Pastry chef offers tips for treat
menorah that holds nine candles, spin four-sided tops called dreidels, and eat lots and lots of foods fried in oil to symbolize the holiday’s miracle.
Preparing doughnuts at home might seem intimidating, but it really isn’t. And the reward of a warm, fresh, airy doughnut plump with jam or pastry cream is just too enticing. To improve my doughnut-making skills, I consulted with Janina O’Leary, executive pastry chef at Trace Restaurant. O’Leary’s weekday Drunken Doughnuts — served with a trio of vodka whipped cream, tequila chile fudge sauce, and bourbon dulce de leche dipping sauces – and weekend Stuffed Doughnuts — filled with Nutella and vanilla bean pastry cream — are so popular that customers insist they stay on the menu. Even if they aren’t on the menu, O’Leary confides, “You can get the doughnuts any time by request.”
Before her current gig at Trace, the Del Rio native earned her chops as a graduate of the French Culinary Institute with a Grand Diploma in Pastry Arts and stints as pastry chef in famous New York restaurants such as Daniel, Per Se, Del Posto and her own bakery and sandwich shop, the Village Tart. O’Leary had more than a few doughnut-making techniques up her sleeve to share, plus her own amazing recipe for Vanilla Bean Pastry Cream.
In a saucepan, warm the milk and add scraped vanilla bean and salt over heat until it comes to a boil. In a separate bowl, whisk together the egg yolks, sugar, flour and cornstarch until the mixture is completely smooth.
Once the milk is steaming, add half of it, whisking constantly, to the egg mixture. Add the milk and eggs back into the hot milk, continue stirring, and heat it for 1-2 minutes, until the custard reaches 170 degrees on a digital thermometer and is thick. (Pastry cream will continue to thicken once removed from the heat.) Remove from the heat, chill before filling pastry. a lot in the kitchen with the doughnut recipe and technique,” O’Leary says. “We make the dough a day ahead and let it proof (rise). Allow the dough to rise at least two hours in a nice warm environment. But not too warm; in the 80s is about right. It’s great to make the dough a day in advance and refrigerate overnight.”
This allows the glutens to relax for the lightest, most tender results. The next day, roll out the dough when it is nice and cold. “That way you don’t have to add too much flour, so it doesn’t become dry,” she says.
After rising for another hour, the cut-out dough should be at room temperature to fry. “The dough should be really soft and light to the touch and requires gentle handling,” O’Leary says.
Getting the right oil temperature is crucial. Use a candy or oven thermometer to measure the oil temperature. “Fry at 350 degrees. We notice that if you fry higher, you get too much of a skin on the outside and don’t get the fluffy inside. At 325 degrees, the doughnuts are too greasy and too heavy,” O’Leary says.
Even though sufganiyot need to be fried right before serving, these delectable treats can be made part of a Hanukkah party easily. Prepare the dough and fillings the day before. A few hours before the party, roll out and cut the dough, leaving it for the final rise during dinner. Fill disposable pastry bags with seedless jam, Nutella and pastry cream. To fill and minimize mess, stand each pastry bag tip down in a tall glass with the plastic bag stretched over the lip of the glass. When filled, pull plastic off the glass and twist to seal. Set back into the glass between use.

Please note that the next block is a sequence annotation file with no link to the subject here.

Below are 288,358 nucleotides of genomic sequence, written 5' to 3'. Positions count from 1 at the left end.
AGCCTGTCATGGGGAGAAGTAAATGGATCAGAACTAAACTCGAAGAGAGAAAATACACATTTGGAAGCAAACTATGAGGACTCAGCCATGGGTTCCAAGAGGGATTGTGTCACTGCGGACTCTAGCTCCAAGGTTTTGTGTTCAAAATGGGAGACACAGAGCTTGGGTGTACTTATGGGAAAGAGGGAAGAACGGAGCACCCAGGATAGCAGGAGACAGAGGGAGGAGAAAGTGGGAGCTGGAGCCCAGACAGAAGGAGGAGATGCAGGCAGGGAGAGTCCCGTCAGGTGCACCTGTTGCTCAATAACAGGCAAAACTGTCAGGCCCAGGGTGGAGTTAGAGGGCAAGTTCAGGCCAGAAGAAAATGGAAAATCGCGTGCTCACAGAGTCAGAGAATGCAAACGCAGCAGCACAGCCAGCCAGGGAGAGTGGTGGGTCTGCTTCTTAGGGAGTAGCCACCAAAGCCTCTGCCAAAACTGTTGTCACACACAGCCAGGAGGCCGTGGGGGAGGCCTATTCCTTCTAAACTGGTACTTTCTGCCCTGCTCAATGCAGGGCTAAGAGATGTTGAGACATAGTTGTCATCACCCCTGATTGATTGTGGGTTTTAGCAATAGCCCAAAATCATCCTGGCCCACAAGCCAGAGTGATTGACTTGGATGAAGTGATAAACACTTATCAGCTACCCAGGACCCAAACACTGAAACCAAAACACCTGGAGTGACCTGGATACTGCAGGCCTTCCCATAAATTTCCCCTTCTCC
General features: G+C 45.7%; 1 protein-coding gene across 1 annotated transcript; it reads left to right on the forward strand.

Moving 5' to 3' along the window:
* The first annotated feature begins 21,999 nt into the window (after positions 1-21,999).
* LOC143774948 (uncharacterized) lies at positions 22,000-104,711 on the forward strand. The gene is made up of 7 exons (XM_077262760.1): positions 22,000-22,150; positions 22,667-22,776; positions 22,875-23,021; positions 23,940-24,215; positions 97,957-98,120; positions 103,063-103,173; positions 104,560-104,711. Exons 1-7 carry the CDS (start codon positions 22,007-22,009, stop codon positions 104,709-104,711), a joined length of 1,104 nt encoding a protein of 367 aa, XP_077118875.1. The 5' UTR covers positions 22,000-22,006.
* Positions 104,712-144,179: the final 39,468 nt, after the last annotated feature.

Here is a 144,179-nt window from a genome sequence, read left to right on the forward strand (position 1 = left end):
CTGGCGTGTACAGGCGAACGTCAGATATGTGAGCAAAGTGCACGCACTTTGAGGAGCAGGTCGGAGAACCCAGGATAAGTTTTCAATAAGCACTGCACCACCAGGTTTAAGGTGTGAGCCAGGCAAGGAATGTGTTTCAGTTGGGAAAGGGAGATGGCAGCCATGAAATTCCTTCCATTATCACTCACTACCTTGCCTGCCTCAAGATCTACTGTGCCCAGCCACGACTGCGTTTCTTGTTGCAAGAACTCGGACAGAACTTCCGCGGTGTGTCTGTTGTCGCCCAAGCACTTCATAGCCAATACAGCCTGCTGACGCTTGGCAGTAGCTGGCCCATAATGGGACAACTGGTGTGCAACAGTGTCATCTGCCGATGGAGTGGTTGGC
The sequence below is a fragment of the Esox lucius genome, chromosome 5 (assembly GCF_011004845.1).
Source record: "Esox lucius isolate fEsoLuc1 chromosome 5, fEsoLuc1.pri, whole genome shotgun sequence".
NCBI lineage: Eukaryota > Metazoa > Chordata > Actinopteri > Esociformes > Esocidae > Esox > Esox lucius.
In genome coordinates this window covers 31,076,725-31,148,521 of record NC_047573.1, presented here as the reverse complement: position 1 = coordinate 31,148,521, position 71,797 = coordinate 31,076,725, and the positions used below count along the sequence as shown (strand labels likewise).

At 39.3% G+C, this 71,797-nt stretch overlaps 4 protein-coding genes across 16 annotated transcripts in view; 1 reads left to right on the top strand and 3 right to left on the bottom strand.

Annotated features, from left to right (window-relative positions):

Hot oil and kids aren’t the best combination. Let the kids spin the dreidel and eat a few pieces of Hanukkah gelt (chocolate coins) while the adults converge on the kitchen for the big fry. When the sufganiyot are cool enough to handle, call your helpers back into the kitchen to squirt in the fillings, sprinkle the sugar, and EAT the warm sufganiyot. Plate optional. Dissolve the yeast and 1 tablespoon of the sugar in the water. Let sit for 10 minutes. Put 3 cups flour in the bowl of a food processor equipped with a steel blade. Add the dissolved yeast, milk, whole egg, yolk, salt, lemon zest and the remaining 3 tablespoons sugar. Process until blended. Add the butter and process until the dough becomes sticky yet elastic. Add some or all of the remaining 1/2 cup flour if needed.
Remove the dough to a greased bowl, cover, and let rise in a warm place for at least two hours. For best results, prepare the dough the day before. Cover the dough tightly with plastic wrap sprayed with cooking spray or a bit of butter. Place the dough in the refrigerator overnight. It will continue to rise.
Dust a pastry board with flour. Roll out the cold dough to a 1/2-inch thickness. Using the top of a glass or a biscuit cutter, cut into rounds about 2 inches in diameter. Place rounds on a baking sheet that has been lightly sprayed with cooking spray. Cover tightly with plastic wrap that also has been sprayed lightly with cooking spray and let rise one hour. Dough should be really soft and light to the touch. Pour 2 inches of oil into a heavy pot and heat to 350 degrees. Drop the doughnuts into the oil. Fry a few at a time and don’t overcrowd. Cook about 1-3 minutes on each side or until light golden brown, turning to fry both sides. Drain on paper towels or a wire rack until cool enough to handle. Using a pastry bag filled with the jam, insert the tip of the pastry bag into the middle of the doughnut. Squeeze out the jam into the doughnut until you feel it about double in weight. Dust the tops of the sufganiyot with confectioners’sugar or roll them in granulated sugar. Serve immediately. Makes about 24 doughnuts.
These traditional doughnuts can easily be made at home.
Contact Andrea Abel at 4221915. Chef Janina O’Leary is the executive pastry chef for Trace at W Austin and the creator of Drunken Doughnuts.
The fillings can be any type of tasty sweet, including Nutella.